|Born in Fire by Nora Roberts|
Make room on the keeper shelf. Nora Roberts has delivered a winner.
This spicy contemporary romance, first in the "Born In..." trilogy, is set in Ireland and centers around Maggie Concannon.
Maggie and her sister, Brianna, have been raised in a bitter and loveless marriage. Their widowed mother continually carps about her miserable lot in life, and the girls' father, the only one to show them love and affection, dies as the novel opens. Brianna copes by retreating behind a facade of cool competence; Maggie allows her more fiery nature to surface in her work as a talented glass artist. Fiercely independent, distrustful of marriage, she is determined to live life on her own terms.
Enter Rogan Sweeny, an international art dealer with an eye for new talent. One look at Maggie's glasswork and he's determined to sign her for his gallery. One look at Maggie and he's intrigued by her uniqueness. Bewildered and exasperated by her artistic lifestyle, but unable to resist, Rogan soon begins a headlong tumble into love. But will Maggie be able to put her own miserable family upbringing behind and meet him halfway?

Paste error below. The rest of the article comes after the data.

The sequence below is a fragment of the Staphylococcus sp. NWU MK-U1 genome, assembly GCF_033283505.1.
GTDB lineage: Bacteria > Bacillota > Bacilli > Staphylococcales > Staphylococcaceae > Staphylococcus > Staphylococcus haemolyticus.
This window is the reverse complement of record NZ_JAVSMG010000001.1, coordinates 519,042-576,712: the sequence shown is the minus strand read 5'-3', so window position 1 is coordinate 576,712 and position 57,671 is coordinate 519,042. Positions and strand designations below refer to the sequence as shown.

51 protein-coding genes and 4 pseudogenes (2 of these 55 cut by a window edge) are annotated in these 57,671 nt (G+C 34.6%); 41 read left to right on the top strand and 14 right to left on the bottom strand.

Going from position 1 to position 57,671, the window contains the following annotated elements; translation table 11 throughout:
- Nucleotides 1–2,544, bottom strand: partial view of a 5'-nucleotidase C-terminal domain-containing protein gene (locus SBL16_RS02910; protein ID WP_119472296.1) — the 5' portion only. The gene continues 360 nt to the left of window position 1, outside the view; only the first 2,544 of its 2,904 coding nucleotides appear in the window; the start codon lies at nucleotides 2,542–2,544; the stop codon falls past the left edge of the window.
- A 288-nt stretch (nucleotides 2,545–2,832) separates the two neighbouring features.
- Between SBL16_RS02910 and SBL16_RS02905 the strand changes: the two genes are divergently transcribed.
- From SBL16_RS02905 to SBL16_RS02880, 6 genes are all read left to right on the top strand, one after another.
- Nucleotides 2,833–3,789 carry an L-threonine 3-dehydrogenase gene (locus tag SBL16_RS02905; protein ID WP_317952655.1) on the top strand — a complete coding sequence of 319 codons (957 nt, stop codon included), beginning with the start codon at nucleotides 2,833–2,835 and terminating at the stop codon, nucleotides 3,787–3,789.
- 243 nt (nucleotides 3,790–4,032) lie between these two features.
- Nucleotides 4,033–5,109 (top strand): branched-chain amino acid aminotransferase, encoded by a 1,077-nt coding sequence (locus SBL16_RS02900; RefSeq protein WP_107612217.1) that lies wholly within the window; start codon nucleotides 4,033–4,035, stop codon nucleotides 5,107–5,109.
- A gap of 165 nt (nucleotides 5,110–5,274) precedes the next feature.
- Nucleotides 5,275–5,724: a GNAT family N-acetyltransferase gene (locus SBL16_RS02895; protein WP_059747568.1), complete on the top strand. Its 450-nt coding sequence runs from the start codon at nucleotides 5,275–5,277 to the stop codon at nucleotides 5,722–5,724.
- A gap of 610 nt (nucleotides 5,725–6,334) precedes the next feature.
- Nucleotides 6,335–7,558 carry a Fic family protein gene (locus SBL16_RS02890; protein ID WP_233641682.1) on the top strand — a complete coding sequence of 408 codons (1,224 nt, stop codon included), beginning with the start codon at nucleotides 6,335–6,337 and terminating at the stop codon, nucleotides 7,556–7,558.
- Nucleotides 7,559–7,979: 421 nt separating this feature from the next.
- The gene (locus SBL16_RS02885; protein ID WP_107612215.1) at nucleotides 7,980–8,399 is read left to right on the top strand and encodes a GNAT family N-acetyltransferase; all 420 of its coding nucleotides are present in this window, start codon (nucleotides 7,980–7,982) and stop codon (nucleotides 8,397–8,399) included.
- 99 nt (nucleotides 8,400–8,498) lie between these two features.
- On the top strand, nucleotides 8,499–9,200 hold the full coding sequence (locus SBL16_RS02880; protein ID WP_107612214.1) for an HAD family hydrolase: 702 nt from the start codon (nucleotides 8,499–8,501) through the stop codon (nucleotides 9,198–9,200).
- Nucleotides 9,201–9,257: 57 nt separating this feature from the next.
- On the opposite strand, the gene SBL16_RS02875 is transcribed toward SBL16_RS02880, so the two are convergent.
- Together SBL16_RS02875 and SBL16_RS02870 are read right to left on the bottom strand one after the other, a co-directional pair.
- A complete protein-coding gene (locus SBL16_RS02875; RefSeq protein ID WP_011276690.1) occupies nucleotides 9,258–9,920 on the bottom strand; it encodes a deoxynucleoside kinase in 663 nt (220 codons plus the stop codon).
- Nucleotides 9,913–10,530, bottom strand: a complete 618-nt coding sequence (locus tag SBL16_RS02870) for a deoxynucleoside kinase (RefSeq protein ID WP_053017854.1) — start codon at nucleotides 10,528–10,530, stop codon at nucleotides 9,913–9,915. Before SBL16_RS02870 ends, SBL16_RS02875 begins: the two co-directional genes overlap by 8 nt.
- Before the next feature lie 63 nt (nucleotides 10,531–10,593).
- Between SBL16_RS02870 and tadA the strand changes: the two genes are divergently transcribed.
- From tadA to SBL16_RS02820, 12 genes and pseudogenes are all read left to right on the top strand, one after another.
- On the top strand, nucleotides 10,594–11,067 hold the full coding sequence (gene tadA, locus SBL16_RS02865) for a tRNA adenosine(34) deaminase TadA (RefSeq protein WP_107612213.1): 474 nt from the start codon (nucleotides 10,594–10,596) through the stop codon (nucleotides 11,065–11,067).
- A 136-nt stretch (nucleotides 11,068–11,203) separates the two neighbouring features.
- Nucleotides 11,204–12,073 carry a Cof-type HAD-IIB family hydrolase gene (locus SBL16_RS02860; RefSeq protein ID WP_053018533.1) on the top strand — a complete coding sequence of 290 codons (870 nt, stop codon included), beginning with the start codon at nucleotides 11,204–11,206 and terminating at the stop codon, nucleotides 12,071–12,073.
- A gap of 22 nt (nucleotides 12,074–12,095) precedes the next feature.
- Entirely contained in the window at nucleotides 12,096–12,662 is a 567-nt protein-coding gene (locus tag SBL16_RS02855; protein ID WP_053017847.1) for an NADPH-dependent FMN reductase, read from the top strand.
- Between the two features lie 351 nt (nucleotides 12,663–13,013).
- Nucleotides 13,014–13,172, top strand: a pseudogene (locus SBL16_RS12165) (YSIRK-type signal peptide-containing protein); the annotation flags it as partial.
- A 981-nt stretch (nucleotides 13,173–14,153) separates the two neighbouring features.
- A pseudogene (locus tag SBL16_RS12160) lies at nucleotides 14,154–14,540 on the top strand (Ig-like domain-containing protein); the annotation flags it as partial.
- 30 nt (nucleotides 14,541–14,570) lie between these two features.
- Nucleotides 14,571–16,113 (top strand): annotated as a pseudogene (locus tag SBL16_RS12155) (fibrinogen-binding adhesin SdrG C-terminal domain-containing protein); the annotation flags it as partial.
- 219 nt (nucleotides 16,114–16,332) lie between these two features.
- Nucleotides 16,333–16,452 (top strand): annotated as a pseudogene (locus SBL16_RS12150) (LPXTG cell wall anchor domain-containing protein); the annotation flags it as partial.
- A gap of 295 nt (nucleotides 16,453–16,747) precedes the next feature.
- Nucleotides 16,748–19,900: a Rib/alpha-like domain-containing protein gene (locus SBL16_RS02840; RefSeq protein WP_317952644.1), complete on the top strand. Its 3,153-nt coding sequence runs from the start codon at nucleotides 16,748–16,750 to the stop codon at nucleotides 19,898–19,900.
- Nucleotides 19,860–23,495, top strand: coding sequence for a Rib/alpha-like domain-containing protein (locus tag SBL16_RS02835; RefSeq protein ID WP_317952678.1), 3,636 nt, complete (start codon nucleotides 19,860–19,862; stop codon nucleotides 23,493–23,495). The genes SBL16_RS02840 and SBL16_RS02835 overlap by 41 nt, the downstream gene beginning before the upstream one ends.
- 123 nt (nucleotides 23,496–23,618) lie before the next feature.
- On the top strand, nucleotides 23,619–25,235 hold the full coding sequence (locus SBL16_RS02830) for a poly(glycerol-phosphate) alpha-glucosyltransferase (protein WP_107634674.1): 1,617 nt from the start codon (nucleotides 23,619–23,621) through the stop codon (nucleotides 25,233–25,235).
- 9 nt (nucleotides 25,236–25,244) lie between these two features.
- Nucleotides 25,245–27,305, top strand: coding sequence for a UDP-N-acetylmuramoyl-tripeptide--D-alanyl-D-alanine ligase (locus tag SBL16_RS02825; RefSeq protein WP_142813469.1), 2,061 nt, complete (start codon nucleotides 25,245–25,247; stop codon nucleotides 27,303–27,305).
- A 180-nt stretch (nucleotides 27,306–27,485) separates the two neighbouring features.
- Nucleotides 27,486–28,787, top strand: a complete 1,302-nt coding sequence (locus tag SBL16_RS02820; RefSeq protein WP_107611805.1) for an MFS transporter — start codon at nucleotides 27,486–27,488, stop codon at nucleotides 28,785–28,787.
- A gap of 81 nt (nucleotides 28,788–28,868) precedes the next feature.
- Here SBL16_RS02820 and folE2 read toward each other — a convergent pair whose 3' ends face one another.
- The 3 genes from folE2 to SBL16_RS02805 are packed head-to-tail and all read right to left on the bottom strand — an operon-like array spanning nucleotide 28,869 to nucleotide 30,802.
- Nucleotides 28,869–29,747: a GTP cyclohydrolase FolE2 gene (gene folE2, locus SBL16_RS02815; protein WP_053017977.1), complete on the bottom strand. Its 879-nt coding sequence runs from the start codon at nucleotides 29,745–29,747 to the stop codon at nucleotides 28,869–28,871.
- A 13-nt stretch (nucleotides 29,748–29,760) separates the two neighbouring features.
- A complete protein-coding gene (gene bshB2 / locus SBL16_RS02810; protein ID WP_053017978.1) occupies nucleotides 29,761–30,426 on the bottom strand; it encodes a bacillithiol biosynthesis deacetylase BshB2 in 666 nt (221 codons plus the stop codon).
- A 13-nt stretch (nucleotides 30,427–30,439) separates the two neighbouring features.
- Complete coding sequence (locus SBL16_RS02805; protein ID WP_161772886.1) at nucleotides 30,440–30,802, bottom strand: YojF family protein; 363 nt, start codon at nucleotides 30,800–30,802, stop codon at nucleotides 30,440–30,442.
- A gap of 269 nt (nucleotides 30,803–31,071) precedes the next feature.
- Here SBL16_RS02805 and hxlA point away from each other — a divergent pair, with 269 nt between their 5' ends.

Roberts' style is earthy, realistic, and makes for an entirely believable read. She has captured the rhythm of the Irish dialect and used it to great effectiveness. Maggie emerges as a thoroughly likable heroine, one with whom we can easily identify. She has several endearing faults, but she's honest with herself, and this made me respect her dilemma more than if she'd spent half the book wallowing in confusion.
There is a dandy subplot concerning the widowed mother and what to do with her, and those scenes serve to underscore Maggie's emotional turmoil and reluctance to fall in love. The secondary characters are spare and necessary; I have a feeling more than one of them will crop up in the other books of this trilogy.
Roberts did one thing with her character of Rogan that I really liked. Once he realizes he is in love with Maggie, about halfway through the book, he never looks back. No waffling, no resistance to the idea, just a full-steam-ahead campaign to win her over. Roberts wisely kept her major emotional conflict confined to one character and let us enjoy the ride. And what an enjoyable ride it is!
| Other Nora Roberts Books